Fifth-seeded Canisius was there for the taking at Knickerbocker Arena in the quarterfinals of the Metro Atlantic Athletic Conference tournament. The Golden Griffins' star, senior forward and Player of the Year Darrell Barley, sat at the end of the team bench, his broken right thumb in a splint, a dejected look on his face. Two weeks earlier, Loyola had beaten Canisius while Barley sat out with an injured knee.
Barley never entered yesterday's game either, nor did he need to, as the Golden Griffins eliminated the fourth-seeded Greyhounds in wire-to-wire fashion.
"All year, we've looked at tapes and we never saw anybody who dominated us," said Owens, the Greyhounds' lone senior. "We kept putting ourselves in positions where we had to fight hard to come back. Not to take credit away from Canisius, but it [the loss] had to do more with us. Our guards didn't execute the offense."
Lackluster guard play had plenty to do with yesterday's season-ending defeat. Owens (nine points) missed eight of 10 shots, including several wide-open attempts in the first half, when the Greyhounds (12-15) fell behind quickly by 10 points and never could make up the deficit.
Sophomore Mike Powell, who carried Loyola's offense all season, ran out of gas during a quiet, 16-point, seven-rebound effort. Powell made only five of 17 shots, including just two of 10 from three-point range. He did not score for the first 17 minutes of the second half.
The problems went deeper. Loyola's bench, suspect all season, barely showed up. The Golden Griffins' reserves outscored Loyola's, 17-4, highlighted by freshman Keith Lambkin's 11 points in 17 minutes. The Greyhounds backups -- Milt Williams, Duane Johnson and Julian Tate -- produced four points in a combined 42 minutes.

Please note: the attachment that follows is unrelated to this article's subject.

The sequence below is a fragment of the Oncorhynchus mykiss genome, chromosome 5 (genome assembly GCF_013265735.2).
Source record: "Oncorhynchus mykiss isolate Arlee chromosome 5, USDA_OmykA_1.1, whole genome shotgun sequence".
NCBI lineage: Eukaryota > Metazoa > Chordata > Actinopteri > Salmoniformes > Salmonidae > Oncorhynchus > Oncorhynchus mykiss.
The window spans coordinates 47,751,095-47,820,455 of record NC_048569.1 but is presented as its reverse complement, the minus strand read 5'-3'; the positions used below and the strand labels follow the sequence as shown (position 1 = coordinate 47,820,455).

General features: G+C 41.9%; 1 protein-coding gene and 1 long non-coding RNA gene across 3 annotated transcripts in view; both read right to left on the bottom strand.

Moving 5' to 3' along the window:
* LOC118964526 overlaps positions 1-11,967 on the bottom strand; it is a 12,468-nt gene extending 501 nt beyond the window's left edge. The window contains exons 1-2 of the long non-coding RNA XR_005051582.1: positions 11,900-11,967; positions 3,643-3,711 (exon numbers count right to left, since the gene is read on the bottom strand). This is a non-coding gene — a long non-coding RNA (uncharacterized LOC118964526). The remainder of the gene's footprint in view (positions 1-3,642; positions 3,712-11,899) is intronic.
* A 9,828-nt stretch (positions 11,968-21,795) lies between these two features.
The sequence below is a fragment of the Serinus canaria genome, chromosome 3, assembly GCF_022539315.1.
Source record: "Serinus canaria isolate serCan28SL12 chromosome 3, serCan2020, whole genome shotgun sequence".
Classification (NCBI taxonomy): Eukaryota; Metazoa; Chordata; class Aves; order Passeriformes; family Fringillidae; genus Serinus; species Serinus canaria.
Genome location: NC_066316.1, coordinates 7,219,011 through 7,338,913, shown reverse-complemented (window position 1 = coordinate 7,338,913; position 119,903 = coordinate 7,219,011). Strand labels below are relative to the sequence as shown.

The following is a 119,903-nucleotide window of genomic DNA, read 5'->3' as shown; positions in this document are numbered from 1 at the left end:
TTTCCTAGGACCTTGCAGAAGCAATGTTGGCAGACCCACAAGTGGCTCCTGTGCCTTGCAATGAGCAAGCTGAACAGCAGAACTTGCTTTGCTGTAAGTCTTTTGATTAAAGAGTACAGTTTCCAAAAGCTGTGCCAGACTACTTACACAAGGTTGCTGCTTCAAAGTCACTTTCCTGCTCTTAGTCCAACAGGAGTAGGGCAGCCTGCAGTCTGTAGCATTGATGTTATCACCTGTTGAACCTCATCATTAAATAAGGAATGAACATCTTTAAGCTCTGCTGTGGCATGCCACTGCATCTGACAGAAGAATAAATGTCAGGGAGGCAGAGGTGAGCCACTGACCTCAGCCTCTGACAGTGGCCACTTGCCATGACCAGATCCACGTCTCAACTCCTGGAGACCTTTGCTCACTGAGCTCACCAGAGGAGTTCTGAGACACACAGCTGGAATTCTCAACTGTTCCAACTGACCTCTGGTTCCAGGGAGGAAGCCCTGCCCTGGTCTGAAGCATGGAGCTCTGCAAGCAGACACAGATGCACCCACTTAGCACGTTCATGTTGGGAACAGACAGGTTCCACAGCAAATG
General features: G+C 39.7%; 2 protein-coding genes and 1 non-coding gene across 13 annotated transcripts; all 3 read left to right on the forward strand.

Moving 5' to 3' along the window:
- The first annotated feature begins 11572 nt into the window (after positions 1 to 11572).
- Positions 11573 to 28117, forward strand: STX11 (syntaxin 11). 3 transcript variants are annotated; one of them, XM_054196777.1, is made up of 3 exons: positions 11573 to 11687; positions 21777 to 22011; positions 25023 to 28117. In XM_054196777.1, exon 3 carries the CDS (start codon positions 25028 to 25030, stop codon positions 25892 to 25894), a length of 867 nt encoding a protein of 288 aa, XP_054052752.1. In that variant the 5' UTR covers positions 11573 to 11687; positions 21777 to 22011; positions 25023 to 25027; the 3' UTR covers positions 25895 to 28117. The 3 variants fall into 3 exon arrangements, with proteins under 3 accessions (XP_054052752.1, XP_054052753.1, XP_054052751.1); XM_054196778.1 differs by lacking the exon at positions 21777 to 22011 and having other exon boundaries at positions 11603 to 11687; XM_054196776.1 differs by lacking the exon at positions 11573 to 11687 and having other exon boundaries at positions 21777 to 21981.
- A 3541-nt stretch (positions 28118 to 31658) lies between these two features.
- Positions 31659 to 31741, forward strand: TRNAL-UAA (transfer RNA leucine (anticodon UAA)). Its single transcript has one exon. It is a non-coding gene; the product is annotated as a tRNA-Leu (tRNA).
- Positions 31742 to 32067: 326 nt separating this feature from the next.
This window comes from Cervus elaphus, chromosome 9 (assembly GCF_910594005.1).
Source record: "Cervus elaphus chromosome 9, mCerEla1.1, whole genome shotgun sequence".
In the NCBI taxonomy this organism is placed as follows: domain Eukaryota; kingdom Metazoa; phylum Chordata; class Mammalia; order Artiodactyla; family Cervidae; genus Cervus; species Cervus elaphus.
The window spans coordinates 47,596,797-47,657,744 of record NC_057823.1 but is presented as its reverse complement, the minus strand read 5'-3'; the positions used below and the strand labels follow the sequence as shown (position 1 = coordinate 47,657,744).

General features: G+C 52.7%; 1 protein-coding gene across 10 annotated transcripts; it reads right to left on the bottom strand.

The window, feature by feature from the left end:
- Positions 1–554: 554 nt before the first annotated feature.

Loyola also fell victim to the roster depletions that reduced them to an eight-man team. Point guard John McDonald decided over two months ago to transfer to Iona, forcing Loyola coach Brian Ellerbe to move Powell from shooting guard to the point. Freshman forwards Blanchard Hurd and Roderick Platt were then lost to season-ending knee injuries and freshman forward Nsilo Abraham has played lately with a broken nose.
Yesterday, except for a career-high 12 points from freshman center Lamar Butler and a fine, all-around effort from junior forward Anthony Smith (16 points, seven rebounds, five steals, four assists), Loyola lacked fire.
The Greyhounds' zone defense failed to contain Canisius (17-10), which shot 48.8 percent, converted eight three-pointers in 17 attempts, and placed five players in double figures. Guard Mickey Frazier led the way with 15 points. Point guard Javone Moore had 10 points and a game-high 11 assists.
"We came out calm and cool and relaxed, and that's how we played on offense. We were very lethargic," said Ellerbe, who is still searching for his first postseason victory after two years at Loyola. "When you don't play well at the offensive end, defensively you put a lot of pressure on yourselves to keep making great plays. They [Canisius] are as banged up as we are, but they had a couple of seniors who played like seniors."
Loyola hustled enough to force 18 turnovers and keep the game respectable. The Greyhounds even pulled to within 70-65 in the closing seconds.
At Albany, N.Y.
First round: Yesterday
Canisius 74, Loyola 67
Iona 71, Siena 59
Fairfield 69, St. Peter's 64
Niagara 62, Manhattan 60
Iona vs. Canisius, 6 p.m.
Fairfield vs. Niagara, 8:30 p.m.
Semifinal winners, 7:30 p.m.